Tuesday, 4 April 2017

The Problem of Debiasing

Vasco Correia (pictured above) is currently a Research Fellow at the Nova Institute of Philosophy (Universidade Nova de Lisboa), where he is developing a project on cognitive biases in argumentation and decision-making. In this post, he summarises a paper he recently published in Topoi.

This paper is an attempt to show that there are reasons to remain optimistic—albeit cautiously—regarding our ability to counteract cognitive biases. Although most authors agree that biases should be mitigated, there is controversy about which debiasing methods are the most effective. Until recently, the notion that critical thinking is effective in preventing biases appealed to many philosophers and argumentation theorists. It was assumed that raising awareness of biases and teaching critical thinking to students would suffice to enhance open-mindedness and impartiality. Yet the benefits of such programs are difficult to demonstrate empirically, and some authors now claim that critical thinking is by and large ineffective against biases.

While I disagree that teaching critical thinking is useless (the evidence on its benefits is in fact mixed), I argue that there are better ways to promote rational thinking in real-life contexts. In particular, I develop a contextualist approach, according to which debiasing strategies tend to be more effective when they rely on extra-psychic, environmental and social structures, rather than on mere cognitive improvements at the level of the individual. In line with what Thaler and Sunstein (2008) call a “choice architecture”, the idea here is that we ought to promote rationality, not by reforming people’s cognitive systems, but by imposing constraints on the contexts in which people reason and make decisions.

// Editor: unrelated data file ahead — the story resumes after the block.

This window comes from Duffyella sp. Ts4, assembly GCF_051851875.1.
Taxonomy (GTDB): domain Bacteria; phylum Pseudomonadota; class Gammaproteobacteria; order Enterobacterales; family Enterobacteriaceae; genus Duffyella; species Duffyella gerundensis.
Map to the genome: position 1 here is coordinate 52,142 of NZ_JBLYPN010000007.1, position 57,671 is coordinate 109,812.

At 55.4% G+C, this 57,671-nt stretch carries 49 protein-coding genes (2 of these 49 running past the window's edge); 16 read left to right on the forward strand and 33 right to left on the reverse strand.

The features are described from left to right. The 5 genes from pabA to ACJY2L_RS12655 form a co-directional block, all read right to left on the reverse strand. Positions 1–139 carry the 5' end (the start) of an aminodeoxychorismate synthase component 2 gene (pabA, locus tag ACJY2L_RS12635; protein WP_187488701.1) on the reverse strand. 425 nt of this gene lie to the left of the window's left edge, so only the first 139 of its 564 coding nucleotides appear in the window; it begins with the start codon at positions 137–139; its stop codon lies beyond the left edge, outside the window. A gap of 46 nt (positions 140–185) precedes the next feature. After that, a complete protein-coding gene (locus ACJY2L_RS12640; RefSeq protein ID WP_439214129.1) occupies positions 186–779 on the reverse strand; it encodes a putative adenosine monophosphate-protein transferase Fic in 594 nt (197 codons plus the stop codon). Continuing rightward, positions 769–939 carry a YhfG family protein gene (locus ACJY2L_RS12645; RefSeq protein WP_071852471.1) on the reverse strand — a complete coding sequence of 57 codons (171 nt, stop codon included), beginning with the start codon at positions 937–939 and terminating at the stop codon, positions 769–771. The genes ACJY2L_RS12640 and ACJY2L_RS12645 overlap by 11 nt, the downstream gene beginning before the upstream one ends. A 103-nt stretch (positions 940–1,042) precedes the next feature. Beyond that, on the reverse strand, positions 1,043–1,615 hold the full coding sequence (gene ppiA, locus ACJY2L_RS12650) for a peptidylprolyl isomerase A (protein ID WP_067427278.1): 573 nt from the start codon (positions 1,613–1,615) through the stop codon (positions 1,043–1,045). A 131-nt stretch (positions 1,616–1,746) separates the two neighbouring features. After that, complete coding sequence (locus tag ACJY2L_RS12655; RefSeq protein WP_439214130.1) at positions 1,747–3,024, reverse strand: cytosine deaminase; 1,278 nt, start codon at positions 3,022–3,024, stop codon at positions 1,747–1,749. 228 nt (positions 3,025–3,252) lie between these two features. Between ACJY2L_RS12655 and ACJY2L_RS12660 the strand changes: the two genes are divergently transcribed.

Why would contextual debiasing be more effective than cognitive debiasing? My suggestion is that contextual devices do a better job at addressing the main causes of bias persistence, such as people’s unawareness of biases and people’s lack of motivation to correct their own biases. It is worth noting that, ironically, most people even see themselves as less biased than others (Pronin et al. 2002). From this perspective, contextual debiasing presents a clear advantage over cognitive debiasing, since it relies less on people’s willingness and ability to correct their own biases, and more on external constraints that more reliably enforce rational standards.

Some of these methods are already being used. The peer review system is a good example of a debiasing strategy that doesn’t involve any cognitive change. However misogynous or racist the reviewer may be, for instance, his or her implicit biases won’t have an impact on the evaluation of the author’s work. The problem with this type of device is that it only suppresses the effects of a given bias, leaving the bias itself intact. However, there are other forms of contextual debiasing that enhance rational thinking by effectively reducing the unwanted bias. I examine three such contextual strategies—accountability, incentives and group interaction—and show how they actually end up reinforcing critical thinking and forms of cognitive debiasing. In my view, there must be a complementarity between these two levels. Given that each debiasing strategy has its own limitations, the hope is that they can yield significant improvements as a whole.

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